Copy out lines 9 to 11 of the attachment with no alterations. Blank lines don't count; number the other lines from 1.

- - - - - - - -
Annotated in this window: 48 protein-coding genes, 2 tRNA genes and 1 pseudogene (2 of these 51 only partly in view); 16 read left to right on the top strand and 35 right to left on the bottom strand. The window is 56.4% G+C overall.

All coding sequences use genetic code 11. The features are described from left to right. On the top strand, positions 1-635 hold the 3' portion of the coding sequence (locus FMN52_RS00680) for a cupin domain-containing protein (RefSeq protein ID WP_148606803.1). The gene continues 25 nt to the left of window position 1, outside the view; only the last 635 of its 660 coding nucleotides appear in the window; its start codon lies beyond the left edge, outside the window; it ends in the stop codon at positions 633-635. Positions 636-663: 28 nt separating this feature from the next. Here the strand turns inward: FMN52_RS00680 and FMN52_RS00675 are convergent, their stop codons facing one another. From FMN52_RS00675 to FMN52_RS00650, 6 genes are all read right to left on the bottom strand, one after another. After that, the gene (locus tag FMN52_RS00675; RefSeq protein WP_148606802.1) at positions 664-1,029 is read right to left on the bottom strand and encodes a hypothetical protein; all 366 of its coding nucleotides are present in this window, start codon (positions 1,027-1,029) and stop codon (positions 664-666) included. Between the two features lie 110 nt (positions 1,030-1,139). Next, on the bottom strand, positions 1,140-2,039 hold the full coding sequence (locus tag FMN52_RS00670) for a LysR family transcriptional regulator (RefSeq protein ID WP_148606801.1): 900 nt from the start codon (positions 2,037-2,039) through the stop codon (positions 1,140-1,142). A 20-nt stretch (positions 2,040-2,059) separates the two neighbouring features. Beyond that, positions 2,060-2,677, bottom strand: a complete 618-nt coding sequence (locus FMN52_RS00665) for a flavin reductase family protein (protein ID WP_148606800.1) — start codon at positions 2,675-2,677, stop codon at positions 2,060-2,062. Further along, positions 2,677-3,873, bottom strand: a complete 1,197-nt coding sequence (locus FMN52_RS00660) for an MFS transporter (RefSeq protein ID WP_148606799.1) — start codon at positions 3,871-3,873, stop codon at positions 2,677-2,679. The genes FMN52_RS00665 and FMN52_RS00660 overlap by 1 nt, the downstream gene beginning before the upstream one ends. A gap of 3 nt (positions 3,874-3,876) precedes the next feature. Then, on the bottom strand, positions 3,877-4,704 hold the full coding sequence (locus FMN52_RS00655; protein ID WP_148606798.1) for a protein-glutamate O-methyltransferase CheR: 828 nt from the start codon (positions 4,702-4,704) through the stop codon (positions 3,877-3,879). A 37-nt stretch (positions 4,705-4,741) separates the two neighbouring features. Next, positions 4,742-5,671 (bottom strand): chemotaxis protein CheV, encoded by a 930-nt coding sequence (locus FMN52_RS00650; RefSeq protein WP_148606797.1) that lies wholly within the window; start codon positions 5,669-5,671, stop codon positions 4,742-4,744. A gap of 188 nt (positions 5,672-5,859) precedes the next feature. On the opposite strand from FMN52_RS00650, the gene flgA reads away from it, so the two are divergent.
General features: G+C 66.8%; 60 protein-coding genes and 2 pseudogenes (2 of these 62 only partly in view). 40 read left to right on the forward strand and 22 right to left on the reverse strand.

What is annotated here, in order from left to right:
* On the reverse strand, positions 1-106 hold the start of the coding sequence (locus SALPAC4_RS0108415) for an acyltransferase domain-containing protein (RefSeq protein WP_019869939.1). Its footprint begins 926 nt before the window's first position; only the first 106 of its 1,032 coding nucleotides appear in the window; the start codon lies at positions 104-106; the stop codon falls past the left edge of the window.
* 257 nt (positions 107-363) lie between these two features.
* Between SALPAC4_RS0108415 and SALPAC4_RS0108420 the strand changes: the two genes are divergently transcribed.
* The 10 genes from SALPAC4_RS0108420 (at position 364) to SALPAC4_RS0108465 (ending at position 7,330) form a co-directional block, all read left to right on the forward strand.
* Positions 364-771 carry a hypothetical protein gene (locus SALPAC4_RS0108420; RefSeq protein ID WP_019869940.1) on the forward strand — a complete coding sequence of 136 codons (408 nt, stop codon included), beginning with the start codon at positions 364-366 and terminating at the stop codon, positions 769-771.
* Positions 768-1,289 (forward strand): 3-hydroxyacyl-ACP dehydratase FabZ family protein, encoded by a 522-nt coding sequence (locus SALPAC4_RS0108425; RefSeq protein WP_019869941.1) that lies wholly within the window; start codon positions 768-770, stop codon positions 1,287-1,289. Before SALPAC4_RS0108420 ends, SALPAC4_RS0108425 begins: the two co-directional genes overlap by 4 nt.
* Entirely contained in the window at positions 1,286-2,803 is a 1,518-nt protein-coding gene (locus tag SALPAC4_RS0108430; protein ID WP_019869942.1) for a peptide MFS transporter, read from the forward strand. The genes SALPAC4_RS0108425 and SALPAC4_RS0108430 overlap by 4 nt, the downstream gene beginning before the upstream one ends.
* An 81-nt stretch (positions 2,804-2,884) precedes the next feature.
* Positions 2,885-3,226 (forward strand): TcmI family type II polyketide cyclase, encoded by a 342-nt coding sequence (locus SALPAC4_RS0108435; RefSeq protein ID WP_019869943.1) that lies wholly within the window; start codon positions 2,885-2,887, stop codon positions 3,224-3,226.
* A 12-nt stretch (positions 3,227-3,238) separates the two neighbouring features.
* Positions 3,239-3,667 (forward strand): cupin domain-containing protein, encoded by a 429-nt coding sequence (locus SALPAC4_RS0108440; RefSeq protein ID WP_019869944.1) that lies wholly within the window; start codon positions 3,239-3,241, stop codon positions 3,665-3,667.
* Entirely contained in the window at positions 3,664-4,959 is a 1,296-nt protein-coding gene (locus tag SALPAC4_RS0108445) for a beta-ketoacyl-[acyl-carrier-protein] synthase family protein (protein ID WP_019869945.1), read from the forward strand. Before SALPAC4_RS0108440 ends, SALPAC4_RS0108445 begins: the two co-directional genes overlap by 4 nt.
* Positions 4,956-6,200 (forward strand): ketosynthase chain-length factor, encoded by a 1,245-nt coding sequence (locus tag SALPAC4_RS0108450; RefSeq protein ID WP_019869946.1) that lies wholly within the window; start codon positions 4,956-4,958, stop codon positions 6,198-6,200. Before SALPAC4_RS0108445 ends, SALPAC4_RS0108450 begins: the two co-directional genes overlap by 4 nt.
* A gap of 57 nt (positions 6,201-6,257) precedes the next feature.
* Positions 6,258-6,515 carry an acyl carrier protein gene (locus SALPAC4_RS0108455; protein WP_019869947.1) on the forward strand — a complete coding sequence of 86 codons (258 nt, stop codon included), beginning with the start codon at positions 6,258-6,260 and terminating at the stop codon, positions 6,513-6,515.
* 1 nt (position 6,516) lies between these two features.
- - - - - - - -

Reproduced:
* Positions 364-771 carry a hypothetical protein gene (locus SALPAC4_RS0108420; RefSeq protein ID WP_019869940.1) on the forward strand — a complete coding sequence of 136 codons (408 nt, stop codon included), beginning with the start codon at positions 364-366 and terminating at the stop codon, positions 769-771.
* Positions 768-1,289 (forward strand): 3-hydroxyacyl-ACP dehydratase FabZ family protein, encoded by a 522-nt coding sequence (locus SALPAC4_RS0108425; RefSeq protein WP_019869941.1) that lies wholly within the window; start codon positions 768-770, stop codon positions 1,287-1,289. Before SALPAC4_RS0108420 ends, SALPAC4_RS0108425 begins: the two co-directional genes overlap by 4 nt.
* Entirely contained in the window at positions 1,286-2,803 is a 1,518-nt protein-coding gene (locus tag SALPAC4_RS0108430; protein ID WP_019869942.1) for a peptide MFS transporter, read from the forward strand. The genes SALPAC4_RS0108425 and SALPAC4_RS0108430 overlap by 4 nt, the downstream gene beginning before the upstream one ends.